on skepticism, art, and the museum in the 21st century

Image: Barbara Kruger’s rendering of exhibition entryway at the Art Institute of Chicago, Digital image courtesy of the artist/Source photo courtesy of the Art Institute of Chicago

Kruger’s not so retrospective retrospective, currently on view at the Art Institute of Chicago, affords an opportunity to reconsider why it is we go to museums and what we do when we get there. 

Continue reading “on skepticism, art, and the museum in the 21st century”

on photography, false promises, and melancholy

Francesca Woodman, House #3, Providence, Rhode Island, 1976

“I would argue that the compulsion of the narrative derives its interpretive animation from the real threat of loss,” Michael Ann Holly writes in her book The Melancholy Art; whether as an art historian you are acting the detective solving the mystery of a painting, or the philosopher attempting to articulate an affective response to a work of art, the motivation for the work remains the same: the experience of a loss.

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Musings. 4.6.14

Fail. Fail again. Fail better. – Samuel Beckett

Photo by Repeat Pattern
Photo by Repeat Pattern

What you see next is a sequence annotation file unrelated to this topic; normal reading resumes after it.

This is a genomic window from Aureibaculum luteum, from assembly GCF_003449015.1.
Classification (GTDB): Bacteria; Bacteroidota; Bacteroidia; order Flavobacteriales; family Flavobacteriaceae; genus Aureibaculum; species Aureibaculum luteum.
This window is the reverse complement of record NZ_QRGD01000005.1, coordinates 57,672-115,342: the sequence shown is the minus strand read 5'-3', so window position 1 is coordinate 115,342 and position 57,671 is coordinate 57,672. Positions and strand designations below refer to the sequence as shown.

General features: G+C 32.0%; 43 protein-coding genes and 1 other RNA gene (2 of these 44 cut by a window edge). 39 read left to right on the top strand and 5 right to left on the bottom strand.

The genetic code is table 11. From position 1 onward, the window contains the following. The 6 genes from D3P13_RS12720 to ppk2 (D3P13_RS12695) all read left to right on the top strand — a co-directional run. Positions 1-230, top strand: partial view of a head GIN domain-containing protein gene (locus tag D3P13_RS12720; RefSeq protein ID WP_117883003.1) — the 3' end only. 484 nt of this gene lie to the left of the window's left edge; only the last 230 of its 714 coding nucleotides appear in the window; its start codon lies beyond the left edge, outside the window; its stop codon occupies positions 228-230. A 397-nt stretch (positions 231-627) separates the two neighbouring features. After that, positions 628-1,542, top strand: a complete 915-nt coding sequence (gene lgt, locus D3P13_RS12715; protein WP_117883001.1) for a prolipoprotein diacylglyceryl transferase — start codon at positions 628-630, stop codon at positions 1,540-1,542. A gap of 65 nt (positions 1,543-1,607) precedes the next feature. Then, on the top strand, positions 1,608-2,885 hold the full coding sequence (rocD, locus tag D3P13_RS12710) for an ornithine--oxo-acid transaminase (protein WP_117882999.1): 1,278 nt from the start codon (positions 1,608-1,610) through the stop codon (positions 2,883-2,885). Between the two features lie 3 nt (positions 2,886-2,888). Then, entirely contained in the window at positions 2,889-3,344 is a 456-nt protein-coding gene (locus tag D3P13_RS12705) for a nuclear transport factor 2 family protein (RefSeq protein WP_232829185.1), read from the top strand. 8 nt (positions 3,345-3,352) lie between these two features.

Ryuhei Asano, AKA Lee, makes soundscapey, sample-based music which he pairs with his own drawings in attempt to recreate his feelings. This stuff is good.

The superior man is distressed by his want of ability. – Confucius

Learned from Milton Glaser this week:

  • treat your audience as citizens first and only secondly as consumers. and never treat them as a commodity.
  • the dyad of clarity and ambiguity: allow your work to be ambiguous and your audience becomes complicity in the artistic process
  • advertising can transcend reality by seeking to practice the above in its creation. it can reach the status of art and in itself become worthy of meditation

The deepest role of art is creating an alternative reality. – Milton Glaser

Glaser’s ‘Mad Men’ poster (photo by Andy Mills)
Glaser’s ‘Mad Men’ poster (photo by Andy Mills)

 Sara Cwynar. A shot glass with the leaning tower of pisa. A t-shirt boasting of a trip to the great wall of China. Souvenir kitsch and its unfortunate consequence; emptying history of meaning. Cwynar takes as her subject the image and the fallacy of the thinking that a souvenir photograph can capture the living world in its print. The layers of material with which she covers her staged and appropriated photographs is intended to disrupt the false sense of authenticity we receive from a photo. Her fascination with kitsch is born of the fact that history is over and our attempts at its preservation are flawed and meaningless.

Sara Cwynar “Girl from Contact Sheet 2” 2014